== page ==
The consensus among hosts is that NYC is one of the toughest cities for short-term rentals. The city has secured millions in settlements from lawsuits against illegal hotel operators. Angry neighbors readily report unregistered rentals, and the Mayor's Office of Special Enforcement is aggressively pursuing violators.

While some hosts still attempt to skirt the rules, most agree it's not worth the substantial financial and legal risks. Airbnb itself has been unsuccessful in fighting the new restrictions in court. The general advice is to comply with the registration requirements and only rent spare rooms, or switch to 30+ day rentals to avoid violations.

In summary, Kings County and NYC as a whole are strictly enforcing short-term rental regulations and are not accommodating to Airbnb compared to other markets. The vast majority of hosts cannot operate unregistered short-term rentals without facing severe penalties. The city has made it clear illegal rentals that take housing off the market will not be tolerated.

How to Start a Short-Term Rental Business in Kings County

Starting a short-term rental business in Kings County (Brooklyn), New York requires careful planning and compliance with local regulations. Here are the key steps to get started:

Research Local Regulations: Thoroughly review Kings County's short-term rental laws, including the requirement to register with the Mayor's Office of Special Enforcement and restrictions on renting entire units. Consult with a local real estate attorney to ensure you understand all legal obligations.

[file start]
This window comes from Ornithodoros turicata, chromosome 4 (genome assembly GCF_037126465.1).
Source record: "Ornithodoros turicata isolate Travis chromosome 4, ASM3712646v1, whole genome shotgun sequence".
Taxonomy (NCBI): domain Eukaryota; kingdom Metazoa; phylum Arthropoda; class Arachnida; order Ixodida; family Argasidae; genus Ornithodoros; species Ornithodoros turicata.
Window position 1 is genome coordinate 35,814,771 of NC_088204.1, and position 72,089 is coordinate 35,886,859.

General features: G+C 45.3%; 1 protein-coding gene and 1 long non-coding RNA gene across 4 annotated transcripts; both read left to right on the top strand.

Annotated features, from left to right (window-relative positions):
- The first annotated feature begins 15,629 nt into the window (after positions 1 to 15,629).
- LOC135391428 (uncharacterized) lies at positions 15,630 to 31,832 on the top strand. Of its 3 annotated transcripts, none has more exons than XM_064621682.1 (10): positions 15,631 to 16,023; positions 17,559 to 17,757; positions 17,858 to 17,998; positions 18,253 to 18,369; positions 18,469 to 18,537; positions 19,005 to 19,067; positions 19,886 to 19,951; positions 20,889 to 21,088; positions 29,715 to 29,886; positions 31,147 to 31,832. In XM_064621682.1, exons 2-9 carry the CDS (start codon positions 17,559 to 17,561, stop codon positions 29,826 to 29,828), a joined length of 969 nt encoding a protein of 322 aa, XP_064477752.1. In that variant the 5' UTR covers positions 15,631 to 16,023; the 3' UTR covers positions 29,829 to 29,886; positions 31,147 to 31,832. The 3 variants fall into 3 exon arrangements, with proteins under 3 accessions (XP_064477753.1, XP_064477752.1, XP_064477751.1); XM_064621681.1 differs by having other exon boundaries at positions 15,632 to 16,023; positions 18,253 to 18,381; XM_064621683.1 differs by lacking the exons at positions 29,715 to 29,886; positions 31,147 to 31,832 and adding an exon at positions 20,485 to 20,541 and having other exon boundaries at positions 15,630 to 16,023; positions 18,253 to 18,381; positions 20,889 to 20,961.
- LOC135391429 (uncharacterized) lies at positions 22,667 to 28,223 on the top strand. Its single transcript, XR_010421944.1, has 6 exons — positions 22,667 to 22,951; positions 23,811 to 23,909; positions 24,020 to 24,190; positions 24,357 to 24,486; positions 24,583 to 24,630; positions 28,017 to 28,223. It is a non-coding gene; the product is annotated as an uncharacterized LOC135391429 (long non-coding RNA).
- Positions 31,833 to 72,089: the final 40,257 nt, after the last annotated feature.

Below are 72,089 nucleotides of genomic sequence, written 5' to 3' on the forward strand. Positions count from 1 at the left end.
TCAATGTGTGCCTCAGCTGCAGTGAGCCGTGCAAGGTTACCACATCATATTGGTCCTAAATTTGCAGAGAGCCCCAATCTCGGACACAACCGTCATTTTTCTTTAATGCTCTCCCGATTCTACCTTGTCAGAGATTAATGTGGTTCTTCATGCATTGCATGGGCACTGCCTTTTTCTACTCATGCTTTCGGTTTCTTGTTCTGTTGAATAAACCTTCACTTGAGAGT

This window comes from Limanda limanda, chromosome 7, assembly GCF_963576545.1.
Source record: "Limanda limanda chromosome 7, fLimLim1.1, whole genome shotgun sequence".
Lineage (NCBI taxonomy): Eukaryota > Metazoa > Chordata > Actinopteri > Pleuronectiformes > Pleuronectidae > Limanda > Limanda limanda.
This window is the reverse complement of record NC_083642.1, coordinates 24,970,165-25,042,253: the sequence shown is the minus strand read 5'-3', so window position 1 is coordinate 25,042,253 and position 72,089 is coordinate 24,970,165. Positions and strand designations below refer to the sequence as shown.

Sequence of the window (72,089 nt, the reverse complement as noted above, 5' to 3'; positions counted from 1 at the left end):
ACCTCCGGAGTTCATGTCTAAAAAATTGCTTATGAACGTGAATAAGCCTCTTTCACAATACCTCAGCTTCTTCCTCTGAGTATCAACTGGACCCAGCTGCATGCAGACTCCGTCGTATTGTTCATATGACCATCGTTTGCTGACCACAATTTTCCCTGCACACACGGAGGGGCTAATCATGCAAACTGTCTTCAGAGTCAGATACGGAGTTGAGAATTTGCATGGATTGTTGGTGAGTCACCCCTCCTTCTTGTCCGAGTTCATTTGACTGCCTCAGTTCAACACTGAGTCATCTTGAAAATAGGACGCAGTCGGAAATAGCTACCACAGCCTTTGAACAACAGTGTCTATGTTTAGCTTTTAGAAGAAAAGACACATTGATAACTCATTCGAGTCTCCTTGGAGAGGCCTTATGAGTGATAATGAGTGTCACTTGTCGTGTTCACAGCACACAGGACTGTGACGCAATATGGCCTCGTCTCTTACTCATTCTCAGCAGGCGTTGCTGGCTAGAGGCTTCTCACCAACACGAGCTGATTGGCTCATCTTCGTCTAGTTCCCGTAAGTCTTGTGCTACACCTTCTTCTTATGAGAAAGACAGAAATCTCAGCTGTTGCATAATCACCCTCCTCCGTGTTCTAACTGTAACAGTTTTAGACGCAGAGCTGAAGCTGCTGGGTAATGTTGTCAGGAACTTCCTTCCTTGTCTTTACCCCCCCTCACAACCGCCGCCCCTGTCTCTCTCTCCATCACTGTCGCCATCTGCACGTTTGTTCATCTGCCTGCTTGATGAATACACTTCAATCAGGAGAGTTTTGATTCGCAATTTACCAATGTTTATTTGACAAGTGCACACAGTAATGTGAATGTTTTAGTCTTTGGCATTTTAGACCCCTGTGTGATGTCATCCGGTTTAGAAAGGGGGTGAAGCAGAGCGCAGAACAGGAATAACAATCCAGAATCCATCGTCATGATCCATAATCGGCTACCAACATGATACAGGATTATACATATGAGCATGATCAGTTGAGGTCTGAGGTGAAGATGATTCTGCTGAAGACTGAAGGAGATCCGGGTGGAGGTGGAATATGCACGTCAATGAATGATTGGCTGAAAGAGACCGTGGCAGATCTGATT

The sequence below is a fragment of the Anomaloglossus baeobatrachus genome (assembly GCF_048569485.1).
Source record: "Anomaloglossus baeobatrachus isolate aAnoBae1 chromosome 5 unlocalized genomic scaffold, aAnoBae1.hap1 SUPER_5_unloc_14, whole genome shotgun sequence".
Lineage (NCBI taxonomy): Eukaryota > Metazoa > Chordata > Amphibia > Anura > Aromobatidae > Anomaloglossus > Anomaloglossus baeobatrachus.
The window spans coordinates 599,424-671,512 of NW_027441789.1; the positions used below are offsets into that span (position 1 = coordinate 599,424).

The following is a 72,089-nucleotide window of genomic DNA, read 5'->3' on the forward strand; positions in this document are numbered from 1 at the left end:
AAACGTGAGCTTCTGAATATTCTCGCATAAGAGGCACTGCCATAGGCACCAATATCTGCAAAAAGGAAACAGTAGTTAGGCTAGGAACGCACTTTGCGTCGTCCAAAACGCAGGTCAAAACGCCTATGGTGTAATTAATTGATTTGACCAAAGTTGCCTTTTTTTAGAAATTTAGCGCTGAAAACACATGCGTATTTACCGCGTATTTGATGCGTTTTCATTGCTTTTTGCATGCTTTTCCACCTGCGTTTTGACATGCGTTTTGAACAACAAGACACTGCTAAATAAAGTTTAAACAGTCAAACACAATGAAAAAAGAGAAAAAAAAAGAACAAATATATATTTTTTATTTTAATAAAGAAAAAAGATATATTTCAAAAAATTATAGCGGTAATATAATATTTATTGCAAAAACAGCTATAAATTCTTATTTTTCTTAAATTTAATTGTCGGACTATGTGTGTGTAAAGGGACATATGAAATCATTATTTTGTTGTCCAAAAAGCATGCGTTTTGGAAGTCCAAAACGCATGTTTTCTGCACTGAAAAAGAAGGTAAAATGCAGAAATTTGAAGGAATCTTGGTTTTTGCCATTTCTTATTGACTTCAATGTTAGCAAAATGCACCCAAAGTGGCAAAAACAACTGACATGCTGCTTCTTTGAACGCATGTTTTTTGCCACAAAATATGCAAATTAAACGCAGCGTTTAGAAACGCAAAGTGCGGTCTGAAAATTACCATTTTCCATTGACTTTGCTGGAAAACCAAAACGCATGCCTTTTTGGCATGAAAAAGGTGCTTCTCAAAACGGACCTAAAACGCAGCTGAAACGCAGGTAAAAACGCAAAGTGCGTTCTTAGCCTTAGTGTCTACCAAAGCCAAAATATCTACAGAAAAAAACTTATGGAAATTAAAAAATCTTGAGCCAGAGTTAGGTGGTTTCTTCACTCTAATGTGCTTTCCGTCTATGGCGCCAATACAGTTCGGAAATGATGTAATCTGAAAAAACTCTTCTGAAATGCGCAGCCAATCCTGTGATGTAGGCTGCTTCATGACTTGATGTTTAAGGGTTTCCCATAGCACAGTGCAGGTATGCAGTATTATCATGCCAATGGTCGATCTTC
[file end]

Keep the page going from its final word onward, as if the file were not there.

Obtain Required Permits and Licenses: Apply for a short-term rental registration number from the city and obtain a valid certificate of occupancy for your property. If you are a renter, verify that your lease allows you to sublet or operate short-term rentals.

Prepare Your Property: Ensure your rental unit is safe, clean, and well-maintained. Invest in quality furniture, linens, and amenities that will appeal to guests. Consider hiring a professional photographer to showcase your property in the best light.

Set Competitive Prices: Research similar short-term rentals in your area to determine a competitive nightly rate. Use dynamic pricing tools to automatically adjust rates based on demand, seasonality, and local events. Don't forget to factor in cleaning fees and taxes.

Create Detailed Listings: Craft an enticing description of your property highlighting its best features, amenities, and location. Use high-quality photos and include important details like house rules, check-in/out procedures, and cancellation policies.

List Your Property: Choose reputable short-term rental platforms like Airbnb or VRBO to list your property. Ensure your listing is accurate, complete, and competitively priced. Respond promptly to inquiries and booking requests.